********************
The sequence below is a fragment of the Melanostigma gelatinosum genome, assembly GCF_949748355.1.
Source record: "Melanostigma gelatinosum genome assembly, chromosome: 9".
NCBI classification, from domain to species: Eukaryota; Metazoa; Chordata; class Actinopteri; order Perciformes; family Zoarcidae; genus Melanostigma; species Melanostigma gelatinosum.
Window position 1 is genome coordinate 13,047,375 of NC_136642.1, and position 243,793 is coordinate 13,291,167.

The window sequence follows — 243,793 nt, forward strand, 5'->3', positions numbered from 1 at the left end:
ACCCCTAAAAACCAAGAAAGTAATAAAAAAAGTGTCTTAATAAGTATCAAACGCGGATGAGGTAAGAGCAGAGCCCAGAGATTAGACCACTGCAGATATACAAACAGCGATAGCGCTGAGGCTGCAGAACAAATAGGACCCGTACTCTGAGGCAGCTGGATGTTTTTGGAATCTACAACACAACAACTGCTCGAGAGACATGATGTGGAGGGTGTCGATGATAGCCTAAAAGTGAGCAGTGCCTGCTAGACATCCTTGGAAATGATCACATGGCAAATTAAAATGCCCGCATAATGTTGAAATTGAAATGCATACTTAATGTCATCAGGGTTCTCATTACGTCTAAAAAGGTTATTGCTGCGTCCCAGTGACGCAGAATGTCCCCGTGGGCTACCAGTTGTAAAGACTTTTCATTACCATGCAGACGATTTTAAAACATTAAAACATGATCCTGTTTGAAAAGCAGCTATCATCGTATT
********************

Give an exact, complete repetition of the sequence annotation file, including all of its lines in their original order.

The sequence below is a fragment of the Melanostigma gelatinosum genome, assembly GCF_949748355.1.
Source record: "Melanostigma gelatinosum genome assembly, chromosome: 9".
NCBI classification, from domain to species: Eukaryota; Metazoa; Chordata; class Actinopteri; order Perciformes; family Zoarcidae; genus Melanostigma; species Melanostigma gelatinosum.
Window position 1 is genome coordinate 13,047,375 of NC_136642.1, and position 243,793 is coordinate 13,291,167.

The window sequence follows — 243,793 nt, forward strand, 5'->3', positions numbered from 1 at the left end:
ACCCCTAAAAACCAAGAAAGTAATAAAAAAAGTGTCTTAATAAGTATCAAACGCGGATGAGGTAAGAGCAGAGCCCAGAGATTAGACCACTGCAGATATACAAACAGCGATAGCGCTGAGGCTGCAGAACAAATAGGACCCGTACTCTGAGGCAGCTGGATGTTTTTGGAATCTACAACACAACAACTGCTCGAGAGACATGATGTGGAGGGTGTCGATGATAGCCTAAAAGTGAGCAGTGCCTGCTAGACATCCTTGGAAATGATCACATGGCAAATTAAAATGCCCGCATAATGTTGAAATTGAAATGCATACTTAATGTCATCAGGGTTCTCATTACGTCTAAAAAGGTTATTGCTGCGTCCCAGTGACGCAGAATGTCCCCGTGGGCTACCAGTTGTAAAGACTTTTCATTACCATGCAGACGATTTTAAAACATTAAAACATGATCCTGTTTGAAAAGCAGCTATCATCGTATT